The Reserve Bank of India (RBI) will not hesitate to use any conventional or unconventional policy instruments to mitigate the adverse economic impact caused by the COVID-19 pandemic, Governor Shaktikanta Das said, according to the the minutes of the monetary policy committee (MPC) meeting released by the central bank on Monday.
The six-member MPC, at a non-scheduled meeting held in the last week of March, had decided to reduce the policy interest rate by 75 basis points (bps) to 4.4%, as the nationwide lockdown brought economic activity into a grinding halt.
In no uncertain terms, Mr. Das outlined the central bank’s resolve to fight the economic fallout caused by the pandemic.
“The Reserve Bank will continue to remain vigilant and will not hesitate to use any instrument — conventional and unconventional — to mitigate the impact of COVID-19, revive growth and preserve financial stability,” Mr. Das said.
Commenting that there was a rising probability of a global recession, which may be deeper than the one experienced during the global financial crisis, Mr. Das said the near-term growth outlook for India had also deteriorated sharply due to the 21-day nationwide lockdown. The RBI had refrained from making any growth forecast during the policy review meeting.
He said prior to the outbreak, some high frequency indicators such as manufacturing, railways freight traffic, exports and imports in January/February had improved after several months of contraction/deceleration.
“With COVID-19, however, industry and service sector activities are likely to be severely impacted and the extent of the adverse impact would depend upon the intensity, spread and duration of COVID-19,” he said, while adding the only silver lining is likely to be agriculture, which is expected to remain resilient, with foodgrain production for 2019-20 estimated at a record 292 million tonnes.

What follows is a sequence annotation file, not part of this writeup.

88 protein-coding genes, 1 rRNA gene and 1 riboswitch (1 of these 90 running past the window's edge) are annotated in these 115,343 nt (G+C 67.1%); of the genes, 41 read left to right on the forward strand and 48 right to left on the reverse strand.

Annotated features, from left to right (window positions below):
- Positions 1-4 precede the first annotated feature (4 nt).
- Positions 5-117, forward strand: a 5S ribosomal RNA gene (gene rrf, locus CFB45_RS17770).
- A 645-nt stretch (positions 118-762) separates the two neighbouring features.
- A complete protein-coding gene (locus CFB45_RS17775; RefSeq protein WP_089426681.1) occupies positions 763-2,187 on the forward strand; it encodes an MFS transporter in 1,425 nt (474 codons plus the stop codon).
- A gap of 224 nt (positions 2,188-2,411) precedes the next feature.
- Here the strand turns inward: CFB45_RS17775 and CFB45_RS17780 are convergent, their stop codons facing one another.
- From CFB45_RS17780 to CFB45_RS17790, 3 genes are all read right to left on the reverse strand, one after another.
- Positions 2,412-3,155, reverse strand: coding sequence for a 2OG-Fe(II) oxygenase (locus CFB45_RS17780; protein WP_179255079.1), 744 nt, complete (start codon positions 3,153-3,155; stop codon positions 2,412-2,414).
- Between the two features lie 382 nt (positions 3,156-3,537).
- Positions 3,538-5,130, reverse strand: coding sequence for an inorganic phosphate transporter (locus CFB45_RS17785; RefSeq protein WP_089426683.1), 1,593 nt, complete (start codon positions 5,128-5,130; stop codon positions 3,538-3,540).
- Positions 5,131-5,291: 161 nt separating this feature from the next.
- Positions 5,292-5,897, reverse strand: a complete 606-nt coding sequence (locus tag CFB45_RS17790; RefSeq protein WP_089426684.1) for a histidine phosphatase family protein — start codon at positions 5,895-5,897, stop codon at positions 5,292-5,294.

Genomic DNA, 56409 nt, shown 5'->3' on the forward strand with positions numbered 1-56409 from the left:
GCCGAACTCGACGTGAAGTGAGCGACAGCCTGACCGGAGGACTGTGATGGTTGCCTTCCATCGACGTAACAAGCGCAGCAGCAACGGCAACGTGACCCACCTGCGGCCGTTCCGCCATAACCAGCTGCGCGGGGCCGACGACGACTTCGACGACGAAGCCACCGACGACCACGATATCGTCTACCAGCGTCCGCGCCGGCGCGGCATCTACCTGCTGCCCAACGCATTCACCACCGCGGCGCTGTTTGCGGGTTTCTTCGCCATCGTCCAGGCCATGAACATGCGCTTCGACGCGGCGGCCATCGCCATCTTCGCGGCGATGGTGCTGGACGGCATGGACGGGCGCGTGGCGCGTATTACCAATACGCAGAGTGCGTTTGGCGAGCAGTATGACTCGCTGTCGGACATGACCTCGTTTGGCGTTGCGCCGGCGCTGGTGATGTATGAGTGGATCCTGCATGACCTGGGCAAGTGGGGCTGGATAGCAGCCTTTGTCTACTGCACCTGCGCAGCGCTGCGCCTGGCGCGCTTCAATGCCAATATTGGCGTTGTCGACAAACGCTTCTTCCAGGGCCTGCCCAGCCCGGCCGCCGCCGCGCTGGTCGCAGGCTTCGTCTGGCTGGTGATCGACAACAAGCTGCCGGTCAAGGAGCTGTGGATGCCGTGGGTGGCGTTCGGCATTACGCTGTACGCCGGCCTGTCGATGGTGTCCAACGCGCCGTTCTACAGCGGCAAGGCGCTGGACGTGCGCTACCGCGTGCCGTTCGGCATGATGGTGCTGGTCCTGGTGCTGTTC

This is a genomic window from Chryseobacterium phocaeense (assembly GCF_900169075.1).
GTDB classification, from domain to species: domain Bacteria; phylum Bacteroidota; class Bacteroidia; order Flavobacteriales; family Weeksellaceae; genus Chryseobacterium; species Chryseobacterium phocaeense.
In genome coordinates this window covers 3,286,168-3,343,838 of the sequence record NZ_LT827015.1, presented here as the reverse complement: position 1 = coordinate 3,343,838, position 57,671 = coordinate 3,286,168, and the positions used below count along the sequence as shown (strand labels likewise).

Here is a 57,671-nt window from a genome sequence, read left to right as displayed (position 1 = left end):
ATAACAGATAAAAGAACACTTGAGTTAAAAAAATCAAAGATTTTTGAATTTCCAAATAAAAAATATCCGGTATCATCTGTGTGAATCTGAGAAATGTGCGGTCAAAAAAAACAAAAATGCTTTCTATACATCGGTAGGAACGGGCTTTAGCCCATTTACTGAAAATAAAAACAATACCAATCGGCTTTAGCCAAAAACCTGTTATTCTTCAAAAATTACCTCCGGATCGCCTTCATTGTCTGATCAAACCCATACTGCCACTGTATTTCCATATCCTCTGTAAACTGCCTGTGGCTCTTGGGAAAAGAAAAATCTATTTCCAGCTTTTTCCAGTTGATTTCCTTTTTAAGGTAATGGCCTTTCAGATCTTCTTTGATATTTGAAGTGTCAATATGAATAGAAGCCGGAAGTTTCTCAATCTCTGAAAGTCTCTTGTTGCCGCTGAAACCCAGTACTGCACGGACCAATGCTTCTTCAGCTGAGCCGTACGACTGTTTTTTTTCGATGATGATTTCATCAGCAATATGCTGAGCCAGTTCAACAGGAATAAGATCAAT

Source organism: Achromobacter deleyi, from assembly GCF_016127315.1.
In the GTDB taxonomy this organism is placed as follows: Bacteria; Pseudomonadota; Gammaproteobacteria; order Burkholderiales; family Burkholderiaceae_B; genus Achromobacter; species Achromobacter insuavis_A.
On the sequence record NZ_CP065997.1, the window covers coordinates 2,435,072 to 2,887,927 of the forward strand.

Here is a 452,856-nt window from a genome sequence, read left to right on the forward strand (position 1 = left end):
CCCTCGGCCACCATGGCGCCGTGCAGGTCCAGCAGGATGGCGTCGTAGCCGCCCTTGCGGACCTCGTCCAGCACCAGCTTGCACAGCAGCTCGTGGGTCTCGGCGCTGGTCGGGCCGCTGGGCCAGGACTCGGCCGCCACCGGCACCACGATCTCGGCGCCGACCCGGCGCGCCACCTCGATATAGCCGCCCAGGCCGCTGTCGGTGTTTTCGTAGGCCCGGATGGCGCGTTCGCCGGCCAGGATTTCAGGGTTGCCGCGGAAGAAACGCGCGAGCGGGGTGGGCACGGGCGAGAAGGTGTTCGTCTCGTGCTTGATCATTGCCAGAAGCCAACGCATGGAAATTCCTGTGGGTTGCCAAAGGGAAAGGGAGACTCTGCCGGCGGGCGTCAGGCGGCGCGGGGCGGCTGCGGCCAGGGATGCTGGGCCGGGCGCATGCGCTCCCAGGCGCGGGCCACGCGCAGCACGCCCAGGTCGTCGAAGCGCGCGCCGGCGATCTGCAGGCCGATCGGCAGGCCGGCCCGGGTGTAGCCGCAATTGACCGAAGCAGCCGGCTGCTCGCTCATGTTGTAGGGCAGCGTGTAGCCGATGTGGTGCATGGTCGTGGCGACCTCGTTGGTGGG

While the setback to economic activity could be cushioned to an extent, by the collapse in crude oil prices, there could be certain downsides in the form of decline in remittances from oil-producing countries.
Indicating there was further scope for policy action to boost economic activity, the central bank said the inflation outlook had changed drastically due to the sharp fall in oil prices and food prices may also soften further on the back of record foodgrain and horticulture production.
“In the extreme scenario in which we are, however, the easing off of inflation may occur sooner and faster,” RBI Deputy Governor in-charge of Monetary Policy M.D. Patra said, adding the inflation outlook offered the scope for taking a “calculated risk on current levels of inflation — which rule above the target — and focus on the 12 months-ahead forecast.”
“By this rule, there is space for policy action that is large in size relative to its past but still keeps the policy rate positive in real terms over a one-year-ahead horizon so as to see off any lingering or latent inflationary pressures,” he said.